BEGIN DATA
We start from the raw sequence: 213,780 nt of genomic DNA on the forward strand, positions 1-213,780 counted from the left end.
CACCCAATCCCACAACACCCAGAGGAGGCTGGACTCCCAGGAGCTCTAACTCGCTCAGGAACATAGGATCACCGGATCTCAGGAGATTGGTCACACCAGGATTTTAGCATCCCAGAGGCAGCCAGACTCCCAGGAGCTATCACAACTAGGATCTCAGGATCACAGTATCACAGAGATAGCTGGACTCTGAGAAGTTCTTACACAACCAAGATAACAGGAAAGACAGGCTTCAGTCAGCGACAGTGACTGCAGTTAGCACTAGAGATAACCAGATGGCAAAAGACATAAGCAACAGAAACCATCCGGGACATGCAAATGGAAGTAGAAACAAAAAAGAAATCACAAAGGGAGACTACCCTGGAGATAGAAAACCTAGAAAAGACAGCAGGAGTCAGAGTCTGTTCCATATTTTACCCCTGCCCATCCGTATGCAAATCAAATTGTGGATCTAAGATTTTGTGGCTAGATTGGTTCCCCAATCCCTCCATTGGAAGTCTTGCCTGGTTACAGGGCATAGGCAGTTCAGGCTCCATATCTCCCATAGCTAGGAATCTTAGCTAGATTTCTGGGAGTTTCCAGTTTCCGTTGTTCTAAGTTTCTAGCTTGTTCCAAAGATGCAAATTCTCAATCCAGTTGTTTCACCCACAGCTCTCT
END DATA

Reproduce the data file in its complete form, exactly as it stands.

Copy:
We start from the raw sequence: 213,780 nt of genomic DNA on the forward strand, positions 1-213,780 counted from the left end.
CACCCAATCCCACAACACCCAGAGGAGGCTGGACTCCCAGGAGCTCTAACTCGCTCAGGAACATAGGATCACCGGATCTCAGGAGATTGGTCACACCAGGATTTTAGCATCCCAGAGGCAGCCAGACTCCCAGGAGCTATCACAACTAGGATCTCAGGATCACAGTATCACAGAGATAGCTGGACTCTGAGAAGTTCTTACACAACCAAGATAACAGGAAAGACAGGCTTCAGTCAGCGACAGTGACTGCAGTTAGCACTAGAGATAACCAGATGGCAAAAGACATAAGCAACAGAAACCATCCGGGACATGCAAATGGAAGTAGAAACAAAAAAGAAATCACAAAGGGAGACTACCCTGGAGATAGAAAACCTAGAAAAGACAGCAGGAGTCAGAGTCTGTTCCATATTTTACCCCTGCCCATCCGTATGCAAATCAAATTGTGGATCTAAGATTTTGTGGCTAGATTGGTTCCCCAATCCCTCCATTGGAAGTCTTGCCTGGTTACAGGGCATAGGCAGTTCAGGCTCCATATCTCCCATAGCTAGGAATCTTAGCTAGATTTCTGGGAGTTTCCAGTTTCCGTTGTTCTAAGTTTCTAGCTTGTTCCAAAGATGCAAATTCTCAATCCAGTTGTTTCACCCACAGCTCTCT